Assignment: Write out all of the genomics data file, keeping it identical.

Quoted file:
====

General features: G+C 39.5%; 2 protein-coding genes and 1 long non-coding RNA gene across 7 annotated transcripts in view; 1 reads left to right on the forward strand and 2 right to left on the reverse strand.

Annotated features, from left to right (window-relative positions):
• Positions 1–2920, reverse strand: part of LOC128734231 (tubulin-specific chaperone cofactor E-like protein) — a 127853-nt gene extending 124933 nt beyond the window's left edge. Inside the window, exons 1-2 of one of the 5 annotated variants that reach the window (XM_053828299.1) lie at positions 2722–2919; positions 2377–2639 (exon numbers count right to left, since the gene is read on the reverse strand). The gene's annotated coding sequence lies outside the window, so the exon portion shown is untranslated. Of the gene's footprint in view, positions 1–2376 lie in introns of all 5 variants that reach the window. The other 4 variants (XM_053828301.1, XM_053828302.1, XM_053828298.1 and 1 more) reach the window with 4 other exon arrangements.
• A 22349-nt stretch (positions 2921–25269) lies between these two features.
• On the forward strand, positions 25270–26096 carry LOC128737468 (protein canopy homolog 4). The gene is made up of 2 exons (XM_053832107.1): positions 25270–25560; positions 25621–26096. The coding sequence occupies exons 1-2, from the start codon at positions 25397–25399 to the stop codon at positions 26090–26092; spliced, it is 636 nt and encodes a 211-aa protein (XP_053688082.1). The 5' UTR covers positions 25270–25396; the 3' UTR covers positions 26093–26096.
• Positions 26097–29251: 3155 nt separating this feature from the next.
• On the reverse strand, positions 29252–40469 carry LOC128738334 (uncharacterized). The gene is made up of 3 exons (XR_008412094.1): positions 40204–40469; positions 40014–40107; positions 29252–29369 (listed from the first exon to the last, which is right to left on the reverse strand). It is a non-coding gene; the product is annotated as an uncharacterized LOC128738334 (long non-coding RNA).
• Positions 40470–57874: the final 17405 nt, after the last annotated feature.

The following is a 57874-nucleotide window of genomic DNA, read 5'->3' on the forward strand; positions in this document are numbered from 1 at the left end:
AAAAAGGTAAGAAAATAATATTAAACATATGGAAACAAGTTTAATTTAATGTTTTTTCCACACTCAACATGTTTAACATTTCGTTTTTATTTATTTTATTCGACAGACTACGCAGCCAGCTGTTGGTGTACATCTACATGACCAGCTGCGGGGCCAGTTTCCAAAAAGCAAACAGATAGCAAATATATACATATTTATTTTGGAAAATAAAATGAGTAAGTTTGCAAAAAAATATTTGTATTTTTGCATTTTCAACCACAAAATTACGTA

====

General features: G+C 39.5%; 2 protein-coding genes and 1 long non-coding RNA gene across 7 annotated transcripts in view; 1 reads left to right on the forward strand and 2 right to left on the reverse strand.

Annotated features, from left to right (window-relative positions):
• Positions 1–2920, reverse strand: part of LOC128734231 (tubulin-specific chaperone cofactor E-like protein) — a 127853-nt gene extending 124933 nt beyond the window's left edge. Inside the window, exons 1-2 of one of the 5 annotated variants that reach the window (XM_053828299.1) lie at positions 2722–2919; positions 2377–2639 (exon numbers count right to left, since the gene is read on the reverse strand). The gene's annotated coding sequence lies outside the window, so the exon portion shown is untranslated. Of the gene's footprint in view, positions 1–2376 lie in introns of all 5 variants that reach the window. The other 4 variants (XM_053828301.1, XM_053828302.1, XM_053828298.1 and 1 more) reach the window with 4 other exon arrangements.
• A 22349-nt stretch (positions 2921–25269) lies between these two features.
• On the forward strand, positions 25270–26096 carry LOC128737468 (protein canopy homolog 4). The gene is made up of 2 exons (XM_053832107.1): positions 25270–25560; positions 25621–26096. The coding sequence occupies exons 1-2, from the start codon at positions 25397–25399 to the stop codon at positions 26090–26092; spliced, it is 636 nt and encodes a 211-aa protein (XP_053688082.1). The 5' UTR covers positions 25270–25396; the 3' UTR covers positions 26093–26096.
• Positions 26097–29251: 3155 nt separating this feature from the next.
• On the reverse strand, positions 29252–40469 carry LOC128738334 (uncharacterized). The gene is made up of 3 exons (XR_008412094.1): positions 40204–40469; positions 40014–40107; positions 29252–29369 (listed from the first exon to the last, which is right to left on the reverse strand). It is a non-coding gene; the product is annotated as an uncharacterized LOC128738334 (long non-coding RNA).
• Positions 40470–57874: the final 17405 nt, after the last annotated feature.

The following is a 57874-nucleotide window of genomic DNA, read 5'->3' on the forward strand; positions in this document are numbered from 1 at the left end:
AAAAAGGTAAGAAAATAATATTAAACATATGGAAACAAGTTTAATTTAATGTTTTTTCCACACTCAACATGTTTAACATTTCGTTTTTATTTATTTTATTCGACAGACTACGCAGCCAGCTGTTGGTGTACATCTACATGACCAGCTGCGGGGCCAGTTTCCAAAAAGCAAACAGATAGCAAATATATACATATTTATTTTGGAAAATAAAATGAGTAAGTTTGCAAAAAAATATTTGTATTTTTGCATTTTCAACCACAAAATTACGTA